Drinking water supplies for 680,000 people across Hampshire and the Isle of Wight are being secured for the future thanks to plans in the pipeline at Southern Water.
The company has been working to improve the way it manages water sources in Hampshire to provide a better balance for the environment and customers.
Between them, Southern Water’s customers in the county, including in Southampton, Winchester, Romsey and Eastleigh, as well as the Isle of Wight, use an average of 144 million litres of water every day.
Currently, about 60 per cent of that water comes from the River Test and the River Itchen, with the remaining 40 per cent coming from underground aquifers.
This raw water is treated at one of two sites – Testwood Water Supply Works in Totton in the south and Otterbourne Water Supply Works in the north, before being pumped to homes via a network of more than 4,000km of water mains.
However, the Habitats Directive now limits the amount of water the company is allowed to take from the River Itchen in times of extreme drought to help protect the river’s ecology.
In October Southern Water volunteered changes to three abstraction licences that take water from the River Itchen to comply with the Directive. Some changes will be implemented soon but the main changes have been deferred, in agreement with the Environment Agency (EA), until December 31, 2018 to allow time for the company to implement replacement supplies.
There is a need to balance the reduction in available supplies resulting from the licence changes with an increase in the amount of water taken from alternative sources, including the River Test, in order to maintain customers’ supplies.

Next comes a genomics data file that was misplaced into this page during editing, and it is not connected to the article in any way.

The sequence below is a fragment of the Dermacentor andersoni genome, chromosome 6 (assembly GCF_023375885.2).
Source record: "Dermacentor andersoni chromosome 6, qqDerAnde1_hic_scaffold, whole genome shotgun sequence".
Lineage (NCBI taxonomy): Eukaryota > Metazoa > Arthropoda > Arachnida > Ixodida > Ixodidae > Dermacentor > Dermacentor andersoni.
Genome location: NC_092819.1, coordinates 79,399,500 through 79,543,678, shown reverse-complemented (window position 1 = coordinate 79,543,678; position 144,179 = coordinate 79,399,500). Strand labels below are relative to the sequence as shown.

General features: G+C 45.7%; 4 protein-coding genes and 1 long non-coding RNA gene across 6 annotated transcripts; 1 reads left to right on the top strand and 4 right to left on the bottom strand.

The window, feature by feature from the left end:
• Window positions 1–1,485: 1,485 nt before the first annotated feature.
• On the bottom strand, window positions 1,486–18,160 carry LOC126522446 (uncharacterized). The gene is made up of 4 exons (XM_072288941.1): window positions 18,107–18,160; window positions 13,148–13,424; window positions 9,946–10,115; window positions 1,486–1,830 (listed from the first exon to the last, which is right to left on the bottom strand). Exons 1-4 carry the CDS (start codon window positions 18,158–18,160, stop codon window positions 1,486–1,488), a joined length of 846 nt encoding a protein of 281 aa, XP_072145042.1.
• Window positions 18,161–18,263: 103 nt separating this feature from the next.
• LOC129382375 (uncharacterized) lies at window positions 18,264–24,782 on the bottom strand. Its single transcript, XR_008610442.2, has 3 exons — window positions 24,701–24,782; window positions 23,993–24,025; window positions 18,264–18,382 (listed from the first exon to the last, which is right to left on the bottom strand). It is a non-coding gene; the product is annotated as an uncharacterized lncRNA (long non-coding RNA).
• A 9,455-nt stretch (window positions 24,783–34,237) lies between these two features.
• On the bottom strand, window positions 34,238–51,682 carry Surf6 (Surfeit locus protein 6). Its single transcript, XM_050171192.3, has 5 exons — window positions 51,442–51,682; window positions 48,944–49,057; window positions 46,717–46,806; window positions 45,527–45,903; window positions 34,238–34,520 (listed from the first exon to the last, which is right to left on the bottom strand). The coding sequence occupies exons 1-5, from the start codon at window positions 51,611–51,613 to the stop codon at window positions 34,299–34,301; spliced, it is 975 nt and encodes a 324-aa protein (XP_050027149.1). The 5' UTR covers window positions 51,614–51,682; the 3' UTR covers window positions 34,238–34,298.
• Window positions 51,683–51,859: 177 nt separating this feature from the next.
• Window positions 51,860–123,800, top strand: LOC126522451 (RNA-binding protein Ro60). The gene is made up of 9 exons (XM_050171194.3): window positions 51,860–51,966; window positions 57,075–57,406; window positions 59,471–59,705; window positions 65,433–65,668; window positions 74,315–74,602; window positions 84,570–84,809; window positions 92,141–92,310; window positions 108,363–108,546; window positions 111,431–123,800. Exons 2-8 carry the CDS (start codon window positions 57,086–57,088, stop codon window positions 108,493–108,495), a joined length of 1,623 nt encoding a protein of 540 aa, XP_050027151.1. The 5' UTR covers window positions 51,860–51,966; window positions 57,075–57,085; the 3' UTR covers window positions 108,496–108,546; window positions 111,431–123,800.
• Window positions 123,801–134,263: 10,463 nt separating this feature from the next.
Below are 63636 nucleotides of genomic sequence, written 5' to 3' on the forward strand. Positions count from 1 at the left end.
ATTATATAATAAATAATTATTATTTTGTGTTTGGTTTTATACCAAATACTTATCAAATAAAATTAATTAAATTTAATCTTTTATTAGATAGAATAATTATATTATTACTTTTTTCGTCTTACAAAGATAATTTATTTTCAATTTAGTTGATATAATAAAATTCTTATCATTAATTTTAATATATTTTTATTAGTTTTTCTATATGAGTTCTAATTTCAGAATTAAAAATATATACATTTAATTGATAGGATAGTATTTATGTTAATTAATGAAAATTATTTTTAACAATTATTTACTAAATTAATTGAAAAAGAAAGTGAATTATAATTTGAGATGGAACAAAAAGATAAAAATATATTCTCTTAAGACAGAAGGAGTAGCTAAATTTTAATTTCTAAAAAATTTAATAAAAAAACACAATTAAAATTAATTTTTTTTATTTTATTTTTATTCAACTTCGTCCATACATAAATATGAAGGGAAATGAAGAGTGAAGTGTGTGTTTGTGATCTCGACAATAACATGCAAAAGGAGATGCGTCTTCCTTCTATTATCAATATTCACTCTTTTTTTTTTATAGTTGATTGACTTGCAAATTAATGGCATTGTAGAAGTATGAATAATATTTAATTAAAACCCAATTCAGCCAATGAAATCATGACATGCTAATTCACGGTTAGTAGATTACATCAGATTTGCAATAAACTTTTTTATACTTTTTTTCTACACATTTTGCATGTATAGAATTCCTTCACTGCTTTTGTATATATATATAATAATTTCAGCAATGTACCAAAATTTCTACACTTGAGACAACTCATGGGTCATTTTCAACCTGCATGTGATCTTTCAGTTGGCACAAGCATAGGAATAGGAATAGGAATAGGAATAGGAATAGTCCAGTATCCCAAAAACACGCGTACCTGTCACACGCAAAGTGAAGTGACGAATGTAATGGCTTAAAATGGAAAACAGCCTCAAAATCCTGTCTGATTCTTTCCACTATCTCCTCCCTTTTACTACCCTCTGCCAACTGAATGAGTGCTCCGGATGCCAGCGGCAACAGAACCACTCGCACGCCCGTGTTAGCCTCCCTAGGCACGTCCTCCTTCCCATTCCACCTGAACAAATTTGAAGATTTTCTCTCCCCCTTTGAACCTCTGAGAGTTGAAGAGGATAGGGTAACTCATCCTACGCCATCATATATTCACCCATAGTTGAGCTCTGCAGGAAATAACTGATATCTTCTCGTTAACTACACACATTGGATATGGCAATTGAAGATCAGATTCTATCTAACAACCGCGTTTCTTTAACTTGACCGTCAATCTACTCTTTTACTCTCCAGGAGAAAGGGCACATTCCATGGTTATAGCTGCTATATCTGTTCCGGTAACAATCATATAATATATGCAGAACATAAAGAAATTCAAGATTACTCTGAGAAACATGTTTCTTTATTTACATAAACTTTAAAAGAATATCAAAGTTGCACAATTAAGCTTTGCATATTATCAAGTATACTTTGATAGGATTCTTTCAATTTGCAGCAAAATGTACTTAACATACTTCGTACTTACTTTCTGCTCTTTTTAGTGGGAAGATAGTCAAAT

A new bulk supply of up to 15 million litres of treated water a day from Portsmouth Water is being implemented to be used when required. Further resilience in times of drought will be provided by a project at Candover to top up the River Itchen with water abstracted from the chalk aquifer.
Central to the plans is a scheme to build an 18km pipeline to transfer up to 45 million litres of water a day from the River Test to the supply works in Otterbourne. The amount of water taken from the River Test will remain within our existing abstraction licence and will depend on demand for water.
The pipeline scheme and other projects are being implemented alongside ways of reducing water use – such as further reductions in leakage on the network and the roll out of metering which has already helped customers in Hampshire cut their water use by 16.5 per cent.
Southern Water is continuing to carry out environmental investigations along the proposed pipeline route across the coming year. Work on the pipeline itself is expected to start in 2017 and to take around 18 months to complete.
An Environmental Impact Assessment is continuing to be developed that will support the future planning application, which is expected to be submitted in late 2016.
Project Manager Damon Elliott said: “It is vitally important that we strike the right balance between securing clean, safe water supplies for our customers and protecting the environment which provides that water in the first place.
“The pipeline between the River Test and the Otterbourne supply works is an essential strategic link which will make the network more resilient and flexible by allowing us to move water around the area more easily, especially during times of drought.
“We are continuing to work closely with a range of people on these projects, including local authorities, environmental groups and landowners and are incorporating their views and guidance into our plans.”
Abstraction licence changes for the River Test are under discussion with the EA and further joint work will be undertaken to better understand the ecological needs of the river and how to best manage these in balance with the need to maintain water supplies.
For more information on the scheme, visit www.southernwater.co.uk/south-hampshire